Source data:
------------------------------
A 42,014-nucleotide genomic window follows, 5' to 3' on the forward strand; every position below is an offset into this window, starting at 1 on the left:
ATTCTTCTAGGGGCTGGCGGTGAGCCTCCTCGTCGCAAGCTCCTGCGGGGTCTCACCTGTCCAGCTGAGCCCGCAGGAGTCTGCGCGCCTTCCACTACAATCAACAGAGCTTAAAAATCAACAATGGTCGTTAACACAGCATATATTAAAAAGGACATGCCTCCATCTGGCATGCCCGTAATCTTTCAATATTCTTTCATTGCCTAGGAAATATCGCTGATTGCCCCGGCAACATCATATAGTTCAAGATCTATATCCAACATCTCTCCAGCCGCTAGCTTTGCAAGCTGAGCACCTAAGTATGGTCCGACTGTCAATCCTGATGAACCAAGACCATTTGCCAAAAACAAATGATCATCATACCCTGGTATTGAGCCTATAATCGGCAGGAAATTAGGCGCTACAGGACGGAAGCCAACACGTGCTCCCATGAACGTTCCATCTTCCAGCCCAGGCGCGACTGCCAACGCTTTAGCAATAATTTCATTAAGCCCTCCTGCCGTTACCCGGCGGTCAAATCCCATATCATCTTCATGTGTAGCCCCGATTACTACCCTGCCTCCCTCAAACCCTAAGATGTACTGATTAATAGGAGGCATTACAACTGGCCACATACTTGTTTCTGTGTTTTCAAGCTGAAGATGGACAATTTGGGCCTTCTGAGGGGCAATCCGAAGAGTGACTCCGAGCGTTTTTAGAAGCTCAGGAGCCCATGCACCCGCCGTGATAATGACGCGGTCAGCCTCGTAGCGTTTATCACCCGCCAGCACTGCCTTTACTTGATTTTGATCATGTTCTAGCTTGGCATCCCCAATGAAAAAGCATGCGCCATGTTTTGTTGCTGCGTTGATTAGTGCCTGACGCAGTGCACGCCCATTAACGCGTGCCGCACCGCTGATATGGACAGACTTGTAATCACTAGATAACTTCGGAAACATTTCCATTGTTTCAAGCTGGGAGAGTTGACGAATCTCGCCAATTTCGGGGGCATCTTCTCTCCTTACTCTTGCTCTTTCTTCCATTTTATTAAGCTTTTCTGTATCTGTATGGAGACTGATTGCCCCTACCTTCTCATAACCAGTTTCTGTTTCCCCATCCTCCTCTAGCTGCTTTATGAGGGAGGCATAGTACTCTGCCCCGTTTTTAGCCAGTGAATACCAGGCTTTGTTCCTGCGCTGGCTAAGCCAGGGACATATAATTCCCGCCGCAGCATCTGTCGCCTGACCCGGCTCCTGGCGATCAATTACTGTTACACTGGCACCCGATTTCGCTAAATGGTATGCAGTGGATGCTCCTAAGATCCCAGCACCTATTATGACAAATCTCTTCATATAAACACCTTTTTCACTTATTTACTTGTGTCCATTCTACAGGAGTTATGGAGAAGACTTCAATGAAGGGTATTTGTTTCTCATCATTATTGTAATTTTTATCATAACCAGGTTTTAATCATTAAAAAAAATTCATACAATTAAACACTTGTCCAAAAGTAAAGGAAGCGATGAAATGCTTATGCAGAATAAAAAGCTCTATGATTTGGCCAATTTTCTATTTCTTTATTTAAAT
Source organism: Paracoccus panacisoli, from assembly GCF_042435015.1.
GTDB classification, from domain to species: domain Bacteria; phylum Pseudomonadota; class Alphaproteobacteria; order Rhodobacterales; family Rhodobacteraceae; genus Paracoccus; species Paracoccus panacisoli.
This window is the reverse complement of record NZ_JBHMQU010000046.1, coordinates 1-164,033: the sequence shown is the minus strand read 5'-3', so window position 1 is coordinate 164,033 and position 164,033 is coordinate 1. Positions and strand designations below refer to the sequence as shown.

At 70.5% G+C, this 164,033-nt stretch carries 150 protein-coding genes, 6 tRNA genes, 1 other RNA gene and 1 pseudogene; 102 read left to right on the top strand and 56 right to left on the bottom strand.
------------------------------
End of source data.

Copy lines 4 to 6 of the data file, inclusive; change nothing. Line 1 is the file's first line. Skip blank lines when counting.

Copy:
GTDB classification, from domain to species: domain Bacteria; phylum Pseudomonadota; class Alphaproteobacteria; order Rhodobacterales; family Rhodobacteraceae; genus Paracoccus; species Paracoccus panacisoli.
This window is the reverse complement of record NZ_JBHMQU010000046.1, coordinates 1-164,033: the sequence shown is the minus strand read 5'-3', so window position 1 is coordinate 164,033 and position 164,033 is coordinate 1. Positions and strand designations below refer to the sequence as shown.

At 70.5% G+C, this 164,033-nt stretch carries 150 protein-coding genes, 6 tRNA genes, 1 other RNA gene and 1 pseudogene; 102 read left to right on the top strand and 56 right to left on the bottom strand.